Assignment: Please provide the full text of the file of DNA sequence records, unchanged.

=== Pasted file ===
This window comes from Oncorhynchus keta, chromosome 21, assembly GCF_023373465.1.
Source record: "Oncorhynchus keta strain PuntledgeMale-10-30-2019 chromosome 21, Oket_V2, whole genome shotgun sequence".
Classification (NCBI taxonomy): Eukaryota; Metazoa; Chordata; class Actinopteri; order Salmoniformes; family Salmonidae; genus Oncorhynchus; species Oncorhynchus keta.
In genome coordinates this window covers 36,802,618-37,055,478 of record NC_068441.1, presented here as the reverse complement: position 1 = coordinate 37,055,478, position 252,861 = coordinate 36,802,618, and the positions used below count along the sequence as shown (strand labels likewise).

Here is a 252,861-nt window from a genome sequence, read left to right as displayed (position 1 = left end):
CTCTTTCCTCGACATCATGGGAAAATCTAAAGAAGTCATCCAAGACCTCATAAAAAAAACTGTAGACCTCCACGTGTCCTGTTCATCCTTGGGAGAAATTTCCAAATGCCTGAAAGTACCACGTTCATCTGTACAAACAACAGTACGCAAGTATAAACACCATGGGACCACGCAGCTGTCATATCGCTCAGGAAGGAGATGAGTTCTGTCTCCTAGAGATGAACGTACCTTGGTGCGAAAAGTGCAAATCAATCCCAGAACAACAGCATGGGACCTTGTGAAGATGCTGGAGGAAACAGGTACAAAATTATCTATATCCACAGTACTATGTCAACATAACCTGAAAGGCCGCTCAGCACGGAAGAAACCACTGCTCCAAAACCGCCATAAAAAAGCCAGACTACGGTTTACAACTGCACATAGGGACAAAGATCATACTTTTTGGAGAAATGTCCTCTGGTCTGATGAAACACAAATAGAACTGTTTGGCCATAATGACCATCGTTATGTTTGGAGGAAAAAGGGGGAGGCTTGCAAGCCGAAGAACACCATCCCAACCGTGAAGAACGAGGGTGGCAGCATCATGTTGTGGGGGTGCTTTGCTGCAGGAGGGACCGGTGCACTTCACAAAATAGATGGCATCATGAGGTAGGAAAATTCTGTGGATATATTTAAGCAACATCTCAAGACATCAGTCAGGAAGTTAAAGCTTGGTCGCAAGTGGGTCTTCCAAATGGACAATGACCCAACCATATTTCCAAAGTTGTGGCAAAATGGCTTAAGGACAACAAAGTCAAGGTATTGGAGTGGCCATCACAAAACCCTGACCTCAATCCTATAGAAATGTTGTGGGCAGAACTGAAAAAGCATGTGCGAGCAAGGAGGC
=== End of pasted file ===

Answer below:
This window comes from Oncorhynchus keta, chromosome 21, assembly GCF_023373465.1.
Source record: "Oncorhynchus keta strain PuntledgeMale-10-30-2019 chromosome 21, Oket_V2, whole genome shotgun sequence".
Classification (NCBI taxonomy): Eukaryota; Metazoa; Chordata; class Actinopteri; order Salmoniformes; family Salmonidae; genus Oncorhynchus; species Oncorhynchus keta.
In genome coordinates this window covers 36,802,618-37,055,478 of record NC_068441.1, presented here as the reverse complement: position 1 = coordinate 37,055,478, position 252,861 = coordinate 36,802,618, and the positions used below count along the sequence as shown (strand labels likewise).

Here is a 252,861-nt window from a genome sequence, read left to right as displayed (position 1 = left end):
CTCTTTCCTCGACATCATGGGAAAATCTAAAGAAGTCATCCAAGACCTCATAAAAAAAACTGTAGACCTCCACGTGTCCTGTTCATCCTTGGGAGAAATTTCCAAATGCCTGAAAGTACCACGTTCATCTGTACAAACAACAGTACGCAAGTATAAACACCATGGGACCACGCAGCTGTCATATCGCTCAGGAAGGAGATGAGTTCTGTCTCCTAGAGATGAACGTACCTTGGTGCGAAAAGTGCAAATCAATCCCAGAACAACAGCATGGGACCTTGTGAAGATGCTGGAGGAAACAGGTACAAAATTATCTATATCCACAGTACTATGTCAACATAACCTGAAAGGCCGCTCAGCACGGAAGAAACCACTGCTCCAAAACCGCCATAAAAAAGCCAGACTACGGTTTACAACTGCACATAGGGACAAAGATCATACTTTTTGGAGAAATGTCCTCTGGTCTGATGAAACACAAATAGAACTGTTTGGCCATAATGACCATCGTTATGTTTGGAGGAAAAAGGGGGAGGCTTGCAAGCCGAAGAACACCATCCCAACCGTGAAGAACGAGGGTGGCAGCATCATGTTGTGGGGGTGCTTTGCTGCAGGAGGGACCGGTGCACTTCACAAAATAGATGGCATCATGAGGTAGGAAAATTCTGTGGATATATTTAAGCAACATCTCAAGACATCAGTCAGGAAGTTAAAGCTTGGTCGCAAGTGGGTCTTCCAAATGGACAATGACCCAACCATATTTCCAAAGTTGTGGCAAAATGGCTTAAGGACAACAAAGTCAAGGTATTGGAGTGGCCATCACAAAACCCTGACCTCAATCCTATAGAAATGTTGTGGGCAGAACTGAAAAAGCATGTGCGAGCAAGGAGGC